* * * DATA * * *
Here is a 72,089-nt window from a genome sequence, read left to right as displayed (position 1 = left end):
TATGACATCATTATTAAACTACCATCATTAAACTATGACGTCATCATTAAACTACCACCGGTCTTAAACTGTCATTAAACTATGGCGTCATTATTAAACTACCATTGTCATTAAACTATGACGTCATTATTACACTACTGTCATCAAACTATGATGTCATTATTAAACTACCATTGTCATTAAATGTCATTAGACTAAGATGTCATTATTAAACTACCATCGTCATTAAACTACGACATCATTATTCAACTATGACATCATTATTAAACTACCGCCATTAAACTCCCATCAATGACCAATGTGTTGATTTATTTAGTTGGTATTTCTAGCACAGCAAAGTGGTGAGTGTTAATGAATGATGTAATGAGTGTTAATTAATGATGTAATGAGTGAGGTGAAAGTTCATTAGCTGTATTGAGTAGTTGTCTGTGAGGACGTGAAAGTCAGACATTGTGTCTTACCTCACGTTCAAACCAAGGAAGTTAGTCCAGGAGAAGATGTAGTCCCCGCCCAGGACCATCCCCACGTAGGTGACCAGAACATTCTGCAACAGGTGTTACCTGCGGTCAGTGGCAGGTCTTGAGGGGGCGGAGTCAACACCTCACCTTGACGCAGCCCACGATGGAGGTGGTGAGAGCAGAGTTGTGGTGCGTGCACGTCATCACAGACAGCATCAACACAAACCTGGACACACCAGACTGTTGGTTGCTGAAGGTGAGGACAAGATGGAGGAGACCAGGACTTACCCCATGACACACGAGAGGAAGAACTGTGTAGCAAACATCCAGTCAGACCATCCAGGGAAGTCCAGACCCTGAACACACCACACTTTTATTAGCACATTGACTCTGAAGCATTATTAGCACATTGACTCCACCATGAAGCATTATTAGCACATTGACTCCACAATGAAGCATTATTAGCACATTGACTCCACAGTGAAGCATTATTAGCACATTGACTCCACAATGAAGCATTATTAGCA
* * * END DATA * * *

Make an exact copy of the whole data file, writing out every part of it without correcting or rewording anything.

Here is a 72,089-nt window from a genome sequence, read left to right as displayed (position 1 = left end):
TATGACATCATTATTAAACTACCATCATTAAACTATGACGTCATCATTAAACTACCACCGGTCTTAAACTGTCATTAAACTATGGCGTCATTATTAAACTACCATTGTCATTAAACTATGACGTCATTATTACACTACTGTCATCAAACTATGATGTCATTATTAAACTACCATTGTCATTAAATGTCATTAGACTAAGATGTCATTATTAAACTACCATCGTCATTAAACTACGACATCATTATTCAACTATGACATCATTATTAAACTACCGCCATTAAACTCCCATCAATGACCAATGTGTTGATTTATTTAGTTGGTATTTCTAGCACAGCAAAGTGGTGAGTGTTAATGAATGATGTAATGAGTGTTAATTAATGATGTAATGAGTGAGGTGAAAGTTCATTAGCTGTATTGAGTAGTTGTCTGTGAGGACGTGAAAGTCAGACATTGTGTCTTACCTCACGTTCAAACCAAGGAAGTTAGTCCAGGAGAAGATGTAGTCCCCGCCCAGGACCATCCCCACGTAGGTGACCAGAACATTCTGCAACAGGTGTTACCTGCGGTCAGTGGCAGGTCTTGAGGGGGCGGAGTCAACACCTCACCTTGACGCAGCCCACGATGGAGGTGGTGAGAGCAGAGTTGTGGTGCGTGCACGTCATCACAGACAGCATCAACACAAACCTGGACACACCAGACTGTTGGTTGCTGAAGGTGAGGACAAGATGGAGGAGACCAGGACTTACCCCATGACACACGAGAGGAAGAACTGTGTAGCAAACATCCAGTCAGACCATCCAGGGAAGTCCAGACCCTGAACACACCACACTTTTATTAGCACATTGACTCTGAAGCATTATTAGCACATTGACTCCACCATGAAGCATTATTAGCACATTGACTCCACAATGAAGCATTATTAGCACATTGACTCCACAGTGAAGCATTATTAGCACATTGACTCCACAATGAAGCATTATTAGCA